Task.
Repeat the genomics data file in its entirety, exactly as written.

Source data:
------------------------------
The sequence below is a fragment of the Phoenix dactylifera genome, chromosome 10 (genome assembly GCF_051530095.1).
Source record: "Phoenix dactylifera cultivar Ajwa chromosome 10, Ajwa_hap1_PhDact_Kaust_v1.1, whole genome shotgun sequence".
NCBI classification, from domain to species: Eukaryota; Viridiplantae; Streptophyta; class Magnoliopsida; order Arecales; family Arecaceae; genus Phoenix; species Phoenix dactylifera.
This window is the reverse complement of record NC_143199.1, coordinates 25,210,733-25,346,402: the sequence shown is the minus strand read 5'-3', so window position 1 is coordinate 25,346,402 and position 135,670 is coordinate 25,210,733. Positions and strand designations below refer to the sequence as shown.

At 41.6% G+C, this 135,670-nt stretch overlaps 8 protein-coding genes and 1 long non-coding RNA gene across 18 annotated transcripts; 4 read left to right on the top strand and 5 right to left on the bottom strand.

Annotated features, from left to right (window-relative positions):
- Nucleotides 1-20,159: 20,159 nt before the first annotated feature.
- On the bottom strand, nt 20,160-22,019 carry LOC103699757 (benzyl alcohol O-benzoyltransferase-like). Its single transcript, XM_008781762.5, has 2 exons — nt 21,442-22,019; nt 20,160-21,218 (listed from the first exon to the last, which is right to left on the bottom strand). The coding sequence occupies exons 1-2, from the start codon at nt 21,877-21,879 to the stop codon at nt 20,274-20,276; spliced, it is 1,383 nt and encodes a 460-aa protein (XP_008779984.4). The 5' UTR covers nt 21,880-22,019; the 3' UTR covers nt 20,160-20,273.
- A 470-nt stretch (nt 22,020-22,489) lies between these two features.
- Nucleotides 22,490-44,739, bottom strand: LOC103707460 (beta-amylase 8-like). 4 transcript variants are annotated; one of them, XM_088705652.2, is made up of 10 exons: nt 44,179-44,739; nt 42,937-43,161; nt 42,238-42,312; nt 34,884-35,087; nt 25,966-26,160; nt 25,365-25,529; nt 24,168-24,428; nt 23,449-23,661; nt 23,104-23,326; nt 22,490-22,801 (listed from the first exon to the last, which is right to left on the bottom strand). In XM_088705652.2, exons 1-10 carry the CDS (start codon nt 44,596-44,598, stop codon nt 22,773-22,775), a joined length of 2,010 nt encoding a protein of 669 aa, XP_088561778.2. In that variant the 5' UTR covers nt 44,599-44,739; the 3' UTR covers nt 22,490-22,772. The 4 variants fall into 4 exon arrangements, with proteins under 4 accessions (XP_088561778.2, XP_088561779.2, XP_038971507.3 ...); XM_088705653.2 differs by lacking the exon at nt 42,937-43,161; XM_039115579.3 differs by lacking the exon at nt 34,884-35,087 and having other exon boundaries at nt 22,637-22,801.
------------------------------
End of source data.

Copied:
The sequence below is a fragment of the Phoenix dactylifera genome, chromosome 10 (genome assembly GCF_051530095.1).
Source record: "Phoenix dactylifera cultivar Ajwa chromosome 10, Ajwa_hap1_PhDact_Kaust_v1.1, whole genome shotgun sequence".
NCBI classification, from domain to species: Eukaryota; Viridiplantae; Streptophyta; class Magnoliopsida; order Arecales; family Arecaceae; genus Phoenix; species Phoenix dactylifera.
This window is the reverse complement of record NC_143199.1, coordinates 25,210,733-25,346,402: the sequence shown is the minus strand read 5'-3', so window position 1 is coordinate 25,346,402 and position 135,670 is coordinate 25,210,733. Positions and strand designations below refer to the sequence as shown.

At 41.6% G+C, this 135,670-nt stretch overlaps 8 protein-coding genes and 1 long non-coding RNA gene across 18 annotated transcripts; 4 read left to right on the top strand and 5 right to left on the bottom strand.

Annotated features, from left to right (window-relative positions):
- Nucleotides 1-20,159: 20,159 nt before the first annotated feature.
- On the bottom strand, nt 20,160-22,019 carry LOC103699757 (benzyl alcohol O-benzoyltransferase-like). Its single transcript, XM_008781762.5, has 2 exons — nt 21,442-22,019; nt 20,160-21,218 (listed from the first exon to the last, which is right to left on the bottom strand). The coding sequence occupies exons 1-2, from the start codon at nt 21,877-21,879 to the stop codon at nt 20,274-20,276; spliced, it is 1,383 nt and encodes a 460-aa protein (XP_008779984.4). The 5' UTR covers nt 21,880-22,019; the 3' UTR covers nt 20,160-20,273.
- A 470-nt stretch (nt 22,020-22,489) lies between these two features.
- Nucleotides 22,490-44,739, bottom strand: LOC103707460 (beta-amylase 8-like). 4 transcript variants are annotated; one of them, XM_088705652.2, is made up of 10 exons: nt 44,179-44,739; nt 42,937-43,161; nt 42,238-42,312; nt 34,884-35,087; nt 25,966-26,160; nt 25,365-25,529; nt 24,168-24,428; nt 23,449-23,661; nt 23,104-23,326; nt 22,490-22,801 (listed from the first exon to the last, which is right to left on the bottom strand). In XM_088705652.2, exons 1-10 carry the CDS (start codon nt 44,596-44,598, stop codon nt 22,773-22,775), a joined length of 2,010 nt encoding a protein of 669 aa, XP_088561778.2. In that variant the 5' UTR covers nt 44,599-44,739; the 3' UTR covers nt 22,490-22,772. The 4 variants fall into 4 exon arrangements, with proteins under 4 accessions (XP_088561778.2, XP_088561779.2, XP_038971507.3 ...); XM_088705653.2 differs by lacking the exon at nt 42,937-43,161; XM_039115579.3 differs by lacking the exon at nt 34,884-35,087 and having other exon boundaries at nt 22,637-22,801.